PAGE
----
- New Demos

- Classes & Schedule

Getting Started
- Basic Sewing Tech
- Fun With Bias

Body Measurement
- What & Where to Measure

Pattern Development
- Basic Pattern Drafting
- Basic Pattern Development
- The Toile & Mock-Up
- Basic Rectangular Patterns

Sewing Tech
- Gores, Gussets, and Inserts
- Facings
- Cartridge Pleating
- Basic Handsewing Techniques
- Hand Bound Eyelet Holes
- Machine Seams

Trims & Embellishment
- 5 Cross Cultural Embroidery Stitches
- Appliqué Techniques
- Passemaine (hand made trims)
- Trims requiring very little equipment
- Complicated Trims
- Cardweaving
- Buttons
- Making Felt

Western European
- Underwear
- Shirts
- Farthingales
- Corsets
- Stockings
- Collars and Cuffs
- Partlets
- Gloves
- Hats
- Shoes

Eastern European:

- Shirts
- Pants
- Coats
- Shoes
- Boots
- Hats
- Jewelry

Ancillary Arts
- Fans
- Pouch Hinges, Part 1
- Pouch Hinges, Part 2

Demonstrations>Accessories:Western European>Cavalier Collars and Cuffs

I've seen basically two ways to make up cavalier period collars. The first and seemingly more simple of the two is to cut out a crescent moon shape from a piece of cloth, finish the outer edges, add lace and ties and you're done. Simple and quick. The second method was the method used far more in period. First you cut yourself a long strip of cloth. Then the cloth is darted or 'clocked' (period term for darts) along one edge until it forms a 'c' shape. Once this is done, the lace is added and the collar is attached to a neckband. Not so simple, not so quick but excellent results.

The method illustrated below is method number two. Why do I like this method? Whenever I am making up some piece of historical clothing, I like to use whatever method was used in period. I also abhor fabric waste (mostly because I can't afford it). Method number one necessitates the use of a big hunk of fabric and once the collar is cut out, there is a great deal of cut-off waste associated with it. Method number two has no waste associated with it whatsoever. Additionally, method number one's edges are almost all cut on the bias. Bias, even though it is our friend, is a pain to work with. Method number two has no bias cuts whatsoever. Lastly, method number one is difficult to work with when we get to the lace stage. If your lace is fairly wide and flat, you will end up pleating in the lace slightly just to get it to lay flat around all those curves… another big pain. Method number two's outer edge is a straight edge; flat laces go on easily and lay nice.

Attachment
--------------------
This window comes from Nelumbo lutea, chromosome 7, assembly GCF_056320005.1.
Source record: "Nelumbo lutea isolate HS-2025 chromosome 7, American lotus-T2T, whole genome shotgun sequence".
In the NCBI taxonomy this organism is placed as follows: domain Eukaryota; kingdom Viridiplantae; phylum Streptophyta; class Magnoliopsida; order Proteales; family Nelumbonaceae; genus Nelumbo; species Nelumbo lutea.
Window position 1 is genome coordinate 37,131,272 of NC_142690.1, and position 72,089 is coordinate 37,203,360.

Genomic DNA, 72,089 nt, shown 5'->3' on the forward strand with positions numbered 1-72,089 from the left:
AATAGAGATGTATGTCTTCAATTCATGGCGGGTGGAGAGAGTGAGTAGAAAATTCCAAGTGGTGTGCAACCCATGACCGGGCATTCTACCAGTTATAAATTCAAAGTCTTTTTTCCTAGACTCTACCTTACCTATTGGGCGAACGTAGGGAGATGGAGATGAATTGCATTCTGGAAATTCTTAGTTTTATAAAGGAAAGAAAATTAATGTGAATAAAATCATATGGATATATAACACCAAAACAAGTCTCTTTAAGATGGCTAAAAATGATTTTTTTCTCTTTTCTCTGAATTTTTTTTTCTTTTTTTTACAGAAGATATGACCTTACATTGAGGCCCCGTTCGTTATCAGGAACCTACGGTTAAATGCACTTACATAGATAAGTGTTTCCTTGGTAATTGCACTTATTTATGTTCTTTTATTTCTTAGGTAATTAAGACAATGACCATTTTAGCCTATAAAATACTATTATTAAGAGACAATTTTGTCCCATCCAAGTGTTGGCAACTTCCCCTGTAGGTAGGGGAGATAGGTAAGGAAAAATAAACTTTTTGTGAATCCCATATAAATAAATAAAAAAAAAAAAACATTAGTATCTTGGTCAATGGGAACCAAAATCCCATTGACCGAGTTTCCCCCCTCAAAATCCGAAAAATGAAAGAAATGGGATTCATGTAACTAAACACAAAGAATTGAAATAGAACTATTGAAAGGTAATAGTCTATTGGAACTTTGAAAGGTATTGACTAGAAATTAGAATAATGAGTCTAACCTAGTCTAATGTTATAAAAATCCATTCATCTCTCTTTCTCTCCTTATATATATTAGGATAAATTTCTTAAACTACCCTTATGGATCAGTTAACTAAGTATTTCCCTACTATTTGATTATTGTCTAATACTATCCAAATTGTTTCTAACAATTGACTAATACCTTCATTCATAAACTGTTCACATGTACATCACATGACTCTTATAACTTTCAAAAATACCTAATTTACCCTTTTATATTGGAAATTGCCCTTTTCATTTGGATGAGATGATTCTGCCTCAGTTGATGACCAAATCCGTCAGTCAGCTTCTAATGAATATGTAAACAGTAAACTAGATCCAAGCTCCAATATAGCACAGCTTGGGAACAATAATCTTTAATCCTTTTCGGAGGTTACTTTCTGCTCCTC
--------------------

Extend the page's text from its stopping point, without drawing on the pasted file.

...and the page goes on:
Making up the collar -

I like to use 45" wide fabric, preferably linen. I tear a strip off (literally - for a good, straight edge) of about 6" in width, from selvedge to selvedge. At this point, I measure the neck of whom ever is getting the collar and divide the 45" length by this number. This gives me how wide my clocks (darts) need to be. I measure and mark each clock prior to sewing down. Since both ends are selvedge edges, I don't have to worry about finishing those edges.


Sewing in the Clocks -

There are two ways to sew the clocks in. You can sew them like darts or you can top stitch them down. I prefer the top stitching method because this forces the clocks to lay flat and in the direction that they are sewn in.

Starting at the center for the first clock...
Hand pressing the center clock...
Pressing the first side of clocks...
The first side of clocks sewn down...

Adding Lace -

Once the clocks are sewn in, I finish the outer edge in preparation for adding the lace. Normally, I like to faggot stitch my lace to the edge of the collar for a neat finish - my machine has a lovely faggot stitch. Even if my machine weren't so equipped, I'd probably still do this by hand. Alternatively, you can topstitch the lace on by machine but this looks less historically accurate.

Making the Neckband -

Once the lace is sewn on, I construct the neckband, leaving one long edge open. I sew in the collar and seal the neckband edge over it. After ties or whatever you're going to be closing the collar with is added, viola', a cavalier collar.

A view of the neckband open...
A view of the neckband as the collar is worn.
site map | guided tour | contactOther sections: 16th Century | 18th Century
This site and its contents (c) 2006 Tammie L. Dupuis
Best viewed at 640 X 480 or 800 X 600